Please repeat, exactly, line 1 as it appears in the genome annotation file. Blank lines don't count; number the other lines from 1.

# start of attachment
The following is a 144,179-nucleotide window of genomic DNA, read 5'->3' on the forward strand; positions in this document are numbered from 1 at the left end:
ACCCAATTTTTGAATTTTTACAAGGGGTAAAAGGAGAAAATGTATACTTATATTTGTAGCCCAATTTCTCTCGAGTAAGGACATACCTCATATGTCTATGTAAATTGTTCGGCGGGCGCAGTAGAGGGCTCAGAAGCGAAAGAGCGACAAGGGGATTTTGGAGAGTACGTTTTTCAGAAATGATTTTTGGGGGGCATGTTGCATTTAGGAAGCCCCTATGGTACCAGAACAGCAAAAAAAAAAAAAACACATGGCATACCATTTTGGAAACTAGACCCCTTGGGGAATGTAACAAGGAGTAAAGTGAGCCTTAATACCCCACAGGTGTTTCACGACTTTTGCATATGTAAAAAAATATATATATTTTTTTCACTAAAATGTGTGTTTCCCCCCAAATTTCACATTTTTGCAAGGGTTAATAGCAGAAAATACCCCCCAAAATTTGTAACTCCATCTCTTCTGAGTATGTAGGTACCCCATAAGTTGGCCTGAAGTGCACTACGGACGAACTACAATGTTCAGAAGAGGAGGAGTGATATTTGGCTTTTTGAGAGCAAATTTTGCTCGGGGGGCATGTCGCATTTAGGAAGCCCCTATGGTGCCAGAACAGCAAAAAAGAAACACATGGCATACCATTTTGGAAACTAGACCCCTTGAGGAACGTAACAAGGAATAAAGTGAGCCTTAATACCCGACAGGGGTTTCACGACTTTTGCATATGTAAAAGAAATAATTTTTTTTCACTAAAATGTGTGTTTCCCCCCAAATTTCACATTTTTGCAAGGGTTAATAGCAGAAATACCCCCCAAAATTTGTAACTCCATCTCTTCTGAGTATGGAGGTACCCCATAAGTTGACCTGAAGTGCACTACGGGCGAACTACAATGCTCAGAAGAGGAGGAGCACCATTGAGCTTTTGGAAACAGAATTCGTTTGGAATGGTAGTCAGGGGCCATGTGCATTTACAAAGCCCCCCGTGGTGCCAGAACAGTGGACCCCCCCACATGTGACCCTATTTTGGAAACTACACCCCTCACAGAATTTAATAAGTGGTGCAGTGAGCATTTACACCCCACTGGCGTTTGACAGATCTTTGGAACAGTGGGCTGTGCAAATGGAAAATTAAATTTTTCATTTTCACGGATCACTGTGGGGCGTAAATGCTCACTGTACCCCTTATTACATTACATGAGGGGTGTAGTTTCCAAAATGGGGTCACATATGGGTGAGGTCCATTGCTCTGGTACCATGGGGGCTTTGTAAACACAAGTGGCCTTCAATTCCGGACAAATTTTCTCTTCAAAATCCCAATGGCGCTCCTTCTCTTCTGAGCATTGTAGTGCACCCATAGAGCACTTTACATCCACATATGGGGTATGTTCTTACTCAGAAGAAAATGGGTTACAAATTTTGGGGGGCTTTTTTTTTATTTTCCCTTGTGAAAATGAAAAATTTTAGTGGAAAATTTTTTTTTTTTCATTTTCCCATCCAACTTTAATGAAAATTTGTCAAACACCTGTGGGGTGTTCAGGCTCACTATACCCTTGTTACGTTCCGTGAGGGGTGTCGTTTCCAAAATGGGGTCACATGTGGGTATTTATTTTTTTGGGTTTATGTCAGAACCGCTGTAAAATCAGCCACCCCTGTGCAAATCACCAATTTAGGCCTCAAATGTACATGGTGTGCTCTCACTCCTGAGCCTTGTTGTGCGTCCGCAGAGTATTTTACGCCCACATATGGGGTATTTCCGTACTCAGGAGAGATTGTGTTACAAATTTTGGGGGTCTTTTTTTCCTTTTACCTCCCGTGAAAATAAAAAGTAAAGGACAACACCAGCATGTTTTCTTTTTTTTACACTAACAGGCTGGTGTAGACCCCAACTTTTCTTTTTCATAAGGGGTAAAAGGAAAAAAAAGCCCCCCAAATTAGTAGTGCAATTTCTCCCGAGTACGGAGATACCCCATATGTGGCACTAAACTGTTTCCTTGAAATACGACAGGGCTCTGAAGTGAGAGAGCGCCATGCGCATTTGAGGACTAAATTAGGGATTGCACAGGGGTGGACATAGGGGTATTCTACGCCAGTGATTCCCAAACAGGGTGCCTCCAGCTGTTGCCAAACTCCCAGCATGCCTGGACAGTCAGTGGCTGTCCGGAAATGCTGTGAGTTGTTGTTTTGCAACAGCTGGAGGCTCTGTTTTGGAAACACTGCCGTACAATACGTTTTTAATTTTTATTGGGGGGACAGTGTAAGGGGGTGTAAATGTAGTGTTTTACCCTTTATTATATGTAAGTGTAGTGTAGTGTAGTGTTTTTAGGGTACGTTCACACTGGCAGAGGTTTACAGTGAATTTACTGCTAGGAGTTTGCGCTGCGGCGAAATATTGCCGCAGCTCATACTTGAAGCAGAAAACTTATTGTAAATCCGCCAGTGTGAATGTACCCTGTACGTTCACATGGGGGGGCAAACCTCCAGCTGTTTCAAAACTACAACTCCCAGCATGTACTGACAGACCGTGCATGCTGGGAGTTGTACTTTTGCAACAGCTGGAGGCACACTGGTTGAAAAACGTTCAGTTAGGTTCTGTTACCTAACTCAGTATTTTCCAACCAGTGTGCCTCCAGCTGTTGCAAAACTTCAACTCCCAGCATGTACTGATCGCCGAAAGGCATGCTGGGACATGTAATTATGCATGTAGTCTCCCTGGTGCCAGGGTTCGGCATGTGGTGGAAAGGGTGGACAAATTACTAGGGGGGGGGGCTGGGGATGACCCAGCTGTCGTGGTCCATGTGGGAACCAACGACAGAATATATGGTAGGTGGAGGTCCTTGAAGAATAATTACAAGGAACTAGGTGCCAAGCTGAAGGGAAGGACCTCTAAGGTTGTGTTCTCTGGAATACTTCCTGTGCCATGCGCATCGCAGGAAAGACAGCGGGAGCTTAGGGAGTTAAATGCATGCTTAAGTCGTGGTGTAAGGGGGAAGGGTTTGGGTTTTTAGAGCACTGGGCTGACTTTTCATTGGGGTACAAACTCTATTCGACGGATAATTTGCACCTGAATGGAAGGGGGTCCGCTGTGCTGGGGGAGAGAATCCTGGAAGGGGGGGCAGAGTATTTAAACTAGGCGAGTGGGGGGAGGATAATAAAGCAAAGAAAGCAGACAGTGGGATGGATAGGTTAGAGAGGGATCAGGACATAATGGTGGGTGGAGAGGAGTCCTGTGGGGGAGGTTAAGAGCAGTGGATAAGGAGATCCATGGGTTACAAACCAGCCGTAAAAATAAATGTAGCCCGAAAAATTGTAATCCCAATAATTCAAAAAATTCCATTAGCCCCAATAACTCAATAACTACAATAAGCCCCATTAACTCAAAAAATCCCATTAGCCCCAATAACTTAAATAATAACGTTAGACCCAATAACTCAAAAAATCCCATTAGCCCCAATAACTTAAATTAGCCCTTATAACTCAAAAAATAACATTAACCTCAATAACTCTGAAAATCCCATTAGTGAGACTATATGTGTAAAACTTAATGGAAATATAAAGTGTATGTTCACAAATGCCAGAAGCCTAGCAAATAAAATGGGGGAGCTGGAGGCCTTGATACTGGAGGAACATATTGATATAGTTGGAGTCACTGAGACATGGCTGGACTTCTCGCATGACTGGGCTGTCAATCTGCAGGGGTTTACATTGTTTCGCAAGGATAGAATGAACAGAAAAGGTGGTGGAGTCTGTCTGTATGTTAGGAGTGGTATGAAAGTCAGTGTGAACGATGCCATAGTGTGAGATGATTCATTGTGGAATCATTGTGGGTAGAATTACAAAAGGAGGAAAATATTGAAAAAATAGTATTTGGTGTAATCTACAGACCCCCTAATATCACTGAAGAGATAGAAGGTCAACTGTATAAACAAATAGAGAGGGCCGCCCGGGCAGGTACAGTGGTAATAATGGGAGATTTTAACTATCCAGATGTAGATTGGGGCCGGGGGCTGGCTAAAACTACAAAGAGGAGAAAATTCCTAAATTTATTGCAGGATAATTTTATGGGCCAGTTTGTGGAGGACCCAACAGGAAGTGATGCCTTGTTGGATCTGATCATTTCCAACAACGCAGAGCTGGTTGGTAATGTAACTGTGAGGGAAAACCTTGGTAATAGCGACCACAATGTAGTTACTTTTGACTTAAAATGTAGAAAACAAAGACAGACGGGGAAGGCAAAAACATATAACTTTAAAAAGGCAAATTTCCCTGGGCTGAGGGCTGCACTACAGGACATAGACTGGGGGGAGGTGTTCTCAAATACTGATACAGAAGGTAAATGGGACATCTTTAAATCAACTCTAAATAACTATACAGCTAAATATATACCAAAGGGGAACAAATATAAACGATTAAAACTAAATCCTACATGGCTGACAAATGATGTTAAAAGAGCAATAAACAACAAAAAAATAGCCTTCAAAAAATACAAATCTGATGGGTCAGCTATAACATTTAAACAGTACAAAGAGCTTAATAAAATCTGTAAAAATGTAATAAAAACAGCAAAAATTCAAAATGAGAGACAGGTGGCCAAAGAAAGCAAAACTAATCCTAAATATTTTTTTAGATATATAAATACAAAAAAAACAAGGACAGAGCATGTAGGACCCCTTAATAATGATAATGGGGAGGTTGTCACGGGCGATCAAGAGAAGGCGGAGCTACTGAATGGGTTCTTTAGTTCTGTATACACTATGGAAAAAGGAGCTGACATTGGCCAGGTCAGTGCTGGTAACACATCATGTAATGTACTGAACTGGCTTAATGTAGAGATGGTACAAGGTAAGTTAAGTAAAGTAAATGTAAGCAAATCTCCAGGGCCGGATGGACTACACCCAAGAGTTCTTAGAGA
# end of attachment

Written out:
The following is a 144,179-nucleotide window of genomic DNA, read 5'->3' on the forward strand; positions in this document are numbered from 1 at the left end: